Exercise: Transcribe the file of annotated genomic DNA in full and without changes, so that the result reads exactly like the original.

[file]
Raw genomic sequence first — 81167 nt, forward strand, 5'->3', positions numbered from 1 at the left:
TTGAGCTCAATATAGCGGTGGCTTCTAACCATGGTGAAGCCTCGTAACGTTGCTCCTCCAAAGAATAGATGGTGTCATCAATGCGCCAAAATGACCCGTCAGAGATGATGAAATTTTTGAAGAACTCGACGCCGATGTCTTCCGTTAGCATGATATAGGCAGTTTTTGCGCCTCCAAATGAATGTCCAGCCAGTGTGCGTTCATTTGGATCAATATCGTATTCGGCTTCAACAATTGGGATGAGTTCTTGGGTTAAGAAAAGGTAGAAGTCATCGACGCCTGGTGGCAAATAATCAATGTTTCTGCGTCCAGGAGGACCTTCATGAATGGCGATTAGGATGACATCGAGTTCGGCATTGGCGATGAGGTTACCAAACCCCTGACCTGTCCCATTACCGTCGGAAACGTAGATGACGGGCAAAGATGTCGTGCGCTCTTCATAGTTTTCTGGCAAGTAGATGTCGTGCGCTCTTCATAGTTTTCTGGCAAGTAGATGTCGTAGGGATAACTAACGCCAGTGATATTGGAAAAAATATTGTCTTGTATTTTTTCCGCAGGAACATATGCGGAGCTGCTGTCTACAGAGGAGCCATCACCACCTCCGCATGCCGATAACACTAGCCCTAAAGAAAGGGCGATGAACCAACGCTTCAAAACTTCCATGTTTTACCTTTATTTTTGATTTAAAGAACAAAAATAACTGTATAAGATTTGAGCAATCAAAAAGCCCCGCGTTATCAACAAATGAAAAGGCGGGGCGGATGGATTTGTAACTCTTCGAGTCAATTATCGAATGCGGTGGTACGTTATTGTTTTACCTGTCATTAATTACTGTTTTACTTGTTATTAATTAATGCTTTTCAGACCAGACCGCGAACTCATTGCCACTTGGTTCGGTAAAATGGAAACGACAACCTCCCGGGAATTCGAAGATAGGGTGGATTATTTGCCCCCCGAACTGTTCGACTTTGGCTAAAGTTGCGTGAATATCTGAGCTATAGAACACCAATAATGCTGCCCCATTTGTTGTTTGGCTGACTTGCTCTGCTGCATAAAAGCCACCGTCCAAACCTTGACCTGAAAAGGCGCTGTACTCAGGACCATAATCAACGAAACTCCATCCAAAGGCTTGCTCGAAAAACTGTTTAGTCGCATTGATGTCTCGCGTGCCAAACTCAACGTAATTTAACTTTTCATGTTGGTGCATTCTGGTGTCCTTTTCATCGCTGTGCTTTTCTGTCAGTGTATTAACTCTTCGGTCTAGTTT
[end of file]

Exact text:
Raw genomic sequence first — 81167 nt, forward strand, 5'->3', positions numbered from 1 at the left:
TTGAGCTCAATATAGCGGTGGCTTCTAACCATGGTGAAGCCTCGTAACGTTGCTCCTCCAAAGAATAGATGGTGTCATCAATGCGCCAAAATGACCCGTCAGAGATGATGAAATTTTTGAAGAACTCGACGCCGATGTCTTCCGTTAGCATGATATAGGCAGTTTTTGCGCCTCCAAATGAATGTCCAGCCAGTGTGCGTTCATTTGGATCAATATCGTATTCGGCTTCAACAATTGGGATGAGTTCTTGGGTTAAGAAAAGGTAGAAGTCATCGACGCCTGGTGGCAAATAATCAATGTTTCTGCGTCCAGGAGGACCTTCATGAATGGCGATTAGGATGACATCGAGTTCGGCATTGGCGATGAGGTTACCAAACCCCTGACCTGTCCCATTACCGTCGGAAACGTAGATGACGGGCAAAGATGTCGTGCGCTCTTCATAGTTTTCTGGCAAGTAGATGTCGTGCGCTCTTCATAGTTTTCTGGCAAGTAGATGTCGTAGGGATAACTAACGCCAGTGATATTGGAAAAAATATTGTCTTGTATTTTTTCCGCAGGAACATATGCGGAGCTGCTGTCTACAGAGGAGCCATCACCACCTCCGCATGCCGATAACACTAGCCCTAAAGAAAGGGCGATGAACCAACGCTTCAAAACTTCCATGTTTTACCTTTATTTTTGATTTAAAGAACAAAAATAACTGTATAAGATTTGAGCAATCAAAAAGCCCCGCGTTATCAACAAATGAAAAGGCGGGGCGGATGGATTTGTAACTCTTCGAGTCAATTATCGAATGCGGTGGTACGTTATTGTTTTACCTGTCATTAATTACTGTTTTACTTGTTATTAATTAATGCTTTTCAGACCAGACCGCGAACTCATTGCCACTTGGTTCGGTAAAATGGAAACGACAACCTCCCGGGAATTCGAAGATAGGGTGGATTATTTGCCCCCCGAACTGTTCGACTTTGGCTAAAGTTGCGTGAATATCTGAGCTATAGAACACCAATAATGCTGCCCCATTTGTTGTTTGGCTGACTTGCTCTGCTGCATAAAAGCCACCGTCCAAACCTTGACCTGAAAAGGCGCTGTACTCAGGACCATAATCAACGAAACTCCATCCAAAGGCTTGCTCGAAAAACTGTTTAGTCGCATTGATGTCTCGCGTGCCAAACTCAACGTAATTTAACTTTTCATGTTGGTGCATTCTGGTGTCCTTTTCATCGCTGTGCTTTTCTGTCAGTGTATTAACTCTTCGGTCTAGTTT